Let us quickly recap the simplest gradient-based meta-learning algorithm, Model Agnostic Meta-Learning (MAML) [1]. Suppose we want to train a model to be good at learning from a handful of samples from any data distribution, such that it performs well on unseen samples of this distribution. We can think of this as wanting to optimize two objectives, the one we minimize when we learn on the handful of samples (or \( L_ {inner} \)) and the one we test the model on once it has completed learning on the handful of samples (let’s call this \( L_ {outer} \), it is evaluated on unseen samples from the distribution). The meta-learning update of MAML (depicted in the following figure) proposes to evaluate \( L_ {outer} \) on the parameter vector (\( \theta_4 \)) obtained after taking a few gradient steps minimizing \( L_ {inner} \) starting from an initial vector \( \theta_0 \). The gradient of this \( L_ {outer} \), when evaluated w.r.t. \( \theta_0 \), will push \( \theta_0 \) in a direction where both  \( L_ {inner} \) and \( L_ {outer} \) decrease while the alignment between their gradients increases.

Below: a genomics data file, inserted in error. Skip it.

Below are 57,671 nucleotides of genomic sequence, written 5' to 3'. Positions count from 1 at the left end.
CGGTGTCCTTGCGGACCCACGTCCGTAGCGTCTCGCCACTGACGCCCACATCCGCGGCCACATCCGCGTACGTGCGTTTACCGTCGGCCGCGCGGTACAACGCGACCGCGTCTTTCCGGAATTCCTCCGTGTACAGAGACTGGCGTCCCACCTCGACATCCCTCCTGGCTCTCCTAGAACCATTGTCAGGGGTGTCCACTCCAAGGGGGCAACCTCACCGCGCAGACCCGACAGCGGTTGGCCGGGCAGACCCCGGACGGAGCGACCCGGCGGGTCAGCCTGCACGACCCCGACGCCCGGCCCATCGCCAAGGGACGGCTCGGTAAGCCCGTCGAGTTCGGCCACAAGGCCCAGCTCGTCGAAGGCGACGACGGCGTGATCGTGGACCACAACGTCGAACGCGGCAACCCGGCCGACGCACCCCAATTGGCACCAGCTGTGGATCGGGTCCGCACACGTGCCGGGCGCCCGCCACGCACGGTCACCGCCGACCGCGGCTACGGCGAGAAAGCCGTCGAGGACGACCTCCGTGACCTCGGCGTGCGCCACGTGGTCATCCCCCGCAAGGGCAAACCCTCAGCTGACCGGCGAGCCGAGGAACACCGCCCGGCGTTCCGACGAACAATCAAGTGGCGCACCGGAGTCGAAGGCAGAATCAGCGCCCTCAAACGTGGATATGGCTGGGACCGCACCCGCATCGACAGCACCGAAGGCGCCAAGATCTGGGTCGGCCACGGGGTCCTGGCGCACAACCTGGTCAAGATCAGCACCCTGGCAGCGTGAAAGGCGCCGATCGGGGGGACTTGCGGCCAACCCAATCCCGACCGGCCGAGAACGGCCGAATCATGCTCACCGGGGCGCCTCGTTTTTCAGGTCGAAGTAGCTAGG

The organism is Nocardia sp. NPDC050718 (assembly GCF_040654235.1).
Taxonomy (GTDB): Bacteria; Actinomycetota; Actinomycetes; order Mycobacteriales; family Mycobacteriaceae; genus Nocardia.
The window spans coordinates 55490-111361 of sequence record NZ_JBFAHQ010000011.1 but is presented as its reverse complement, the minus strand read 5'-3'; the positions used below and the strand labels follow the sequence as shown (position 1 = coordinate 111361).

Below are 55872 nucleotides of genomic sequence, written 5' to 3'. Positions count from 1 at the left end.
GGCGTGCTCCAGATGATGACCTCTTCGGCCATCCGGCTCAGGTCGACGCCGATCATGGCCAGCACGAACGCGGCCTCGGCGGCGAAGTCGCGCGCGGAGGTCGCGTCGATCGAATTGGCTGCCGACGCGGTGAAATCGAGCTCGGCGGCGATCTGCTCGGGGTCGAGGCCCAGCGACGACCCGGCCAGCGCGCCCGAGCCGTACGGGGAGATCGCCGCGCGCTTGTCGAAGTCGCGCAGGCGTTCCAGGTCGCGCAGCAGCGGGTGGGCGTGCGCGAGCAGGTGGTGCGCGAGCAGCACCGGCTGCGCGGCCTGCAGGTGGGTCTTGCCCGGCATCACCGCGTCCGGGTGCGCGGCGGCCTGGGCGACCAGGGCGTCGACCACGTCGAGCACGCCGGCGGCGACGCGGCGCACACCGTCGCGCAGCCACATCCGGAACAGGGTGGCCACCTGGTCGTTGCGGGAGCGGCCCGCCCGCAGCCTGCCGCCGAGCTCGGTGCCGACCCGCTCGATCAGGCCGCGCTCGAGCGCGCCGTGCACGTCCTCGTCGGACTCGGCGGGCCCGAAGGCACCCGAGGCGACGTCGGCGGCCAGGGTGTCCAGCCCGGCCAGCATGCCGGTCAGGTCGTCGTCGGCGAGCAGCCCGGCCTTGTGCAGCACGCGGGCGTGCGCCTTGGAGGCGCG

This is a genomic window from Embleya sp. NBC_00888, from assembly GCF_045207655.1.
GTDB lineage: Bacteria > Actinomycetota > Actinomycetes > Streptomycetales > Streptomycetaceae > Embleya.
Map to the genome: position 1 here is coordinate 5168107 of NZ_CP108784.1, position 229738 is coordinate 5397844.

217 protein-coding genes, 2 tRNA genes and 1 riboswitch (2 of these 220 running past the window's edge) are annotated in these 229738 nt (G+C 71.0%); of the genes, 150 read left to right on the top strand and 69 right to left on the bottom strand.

Figure 3. This figure depicts a single meta-update in a meta-learning algorithm like MAML. The inner loop involves optimizing the parameters with respect to the objective \( L_ {inner} \) while the outer loop evaluates the adapted parameters on the objective \( L_ {outer} \). The actual updated direction is shown in orange.

This intuitively makes sense, because the only way to make progress on unseen data (seen for \( L_ {outer} \)) is to somehow have the gradients on that data be aligned with the actual gradient steps taken by the model on some seen data (seen during \( L_ {inner} \)) (in this case, the few-shot samples).

Gradient Alignment: Gradient Episodic Memory (GEM) [4] and its follow-up, A-GEM [5] formulated the CL problem in terms of minimizing gradient interference. While few-shot meta-learning cares about encouraging alignment within tasks, in CL we want to encourage alignment within-and-across tasks. While GEM solves a quadratic program to get the gradient direction that maximally aligns with the gradient on old and new tasks, AGEM simply clips the gradients on new tasks such that they have no component that interferes with old tasks. Meta-Experience Replay (MER) [3] realized that the gradient-alignment based objective of GEM was roughly equivalent to that of first-order meta-learning algorithm Reptile and proposed a replay-based meta-learning algorithm that learned a sequence of tasks while increasing alignment between task-wise objectives.